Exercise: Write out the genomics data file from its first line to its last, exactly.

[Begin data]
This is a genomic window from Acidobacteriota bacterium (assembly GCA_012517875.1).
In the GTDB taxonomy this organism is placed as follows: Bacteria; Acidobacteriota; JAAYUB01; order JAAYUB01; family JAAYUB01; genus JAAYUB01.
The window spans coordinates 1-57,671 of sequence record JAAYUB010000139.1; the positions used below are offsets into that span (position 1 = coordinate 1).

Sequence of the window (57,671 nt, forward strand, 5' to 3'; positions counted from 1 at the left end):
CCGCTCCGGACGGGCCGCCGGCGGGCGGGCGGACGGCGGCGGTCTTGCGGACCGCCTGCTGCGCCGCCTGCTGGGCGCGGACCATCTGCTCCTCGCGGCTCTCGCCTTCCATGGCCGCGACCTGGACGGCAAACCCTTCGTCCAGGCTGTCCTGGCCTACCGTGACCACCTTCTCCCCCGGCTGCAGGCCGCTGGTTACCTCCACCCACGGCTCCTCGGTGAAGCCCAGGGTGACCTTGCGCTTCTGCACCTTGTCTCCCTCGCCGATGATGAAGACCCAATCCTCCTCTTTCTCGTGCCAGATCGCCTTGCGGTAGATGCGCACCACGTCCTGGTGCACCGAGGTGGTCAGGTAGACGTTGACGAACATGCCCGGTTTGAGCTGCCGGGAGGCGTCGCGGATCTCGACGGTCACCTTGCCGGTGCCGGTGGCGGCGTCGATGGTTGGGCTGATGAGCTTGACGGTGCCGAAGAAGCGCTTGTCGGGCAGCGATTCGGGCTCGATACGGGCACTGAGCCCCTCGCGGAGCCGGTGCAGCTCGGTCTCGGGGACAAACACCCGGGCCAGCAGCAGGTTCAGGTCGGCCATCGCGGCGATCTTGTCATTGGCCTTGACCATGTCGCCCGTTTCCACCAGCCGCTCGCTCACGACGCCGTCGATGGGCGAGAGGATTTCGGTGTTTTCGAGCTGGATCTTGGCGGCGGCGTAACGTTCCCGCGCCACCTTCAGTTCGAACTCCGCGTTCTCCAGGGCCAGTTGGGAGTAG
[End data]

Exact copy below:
This is a genomic window from Acidobacteriota bacterium (assembly GCA_012517875.1).
In the GTDB taxonomy this organism is placed as follows: Bacteria; Acidobacteriota; JAAYUB01; order JAAYUB01; family JAAYUB01; genus JAAYUB01.
The window spans coordinates 1-57,671 of sequence record JAAYUB010000139.1; the positions used below are offsets into that span (position 1 = coordinate 1).

Sequence of the window (57,671 nt, forward strand, 5' to 3'; positions counted from 1 at the left end):
CCGCTCCGGACGGGCCGCCGGCGGGCGGGCGGACGGCGGCGGTCTTGCGGACCGCCTGCTGCGCCGCCTGCTGGGCGCGGACCATCTGCTCCTCGCGGCTCTCGCCTTCCATGGCCGCGACCTGGACGGCAAACCCTTCGTCCAGGCTGTCCTGGCCTACCGTGACCACCTTCTCCCCCGGCTGCAGGCCGCTGGTTACCTCCACCCACGGCTCCTCGGTGAAGCCCAGGGTGACCTTGCGCTTCTGCACCTTGTCTCCCTCGCCGATGATGAAGACCCAATCCTCCTCTTTCTCGTGCCAGATCGCCTTGCGGTAGATGCGCACCACGTCCTGGTGCACCGAGGTGGTCAGGTAGACGTTGACGAACATGCCCGGTTTGAGCTGCCGGGAGGCGTCGCGGATCTCGACGGTCACCTTGCCGGTGCCGGTGGCGGCGTCGATGGTTGGGCTGATGAGCTTGACGGTGCCGAAGAAGCGCTTGTCGGGCAGCGATTCGGGCTCGATACGGGCACTGAGCCCCTCGCGGAGCCGGTGCAGCTCGGTCTCGGGGACAAACACCCGGGCCAGCAGCAGGTTCAGGTCGGCCATCGCGGCGATCTTGTCATTGGCCTTGACCATGTCGCCCGTTTCCACCAGCCGCTCGCTCACGACGCCGTCGATGGGCGAGAGGATTTCGGTGTTTTCGAGCTGGATCTTGGCGGCGGCGTAACGTTCCCGCGCCACCTTCAGTTCGAACTCCGCGTTCTCCAGGGCCAGTTGGGAGTAG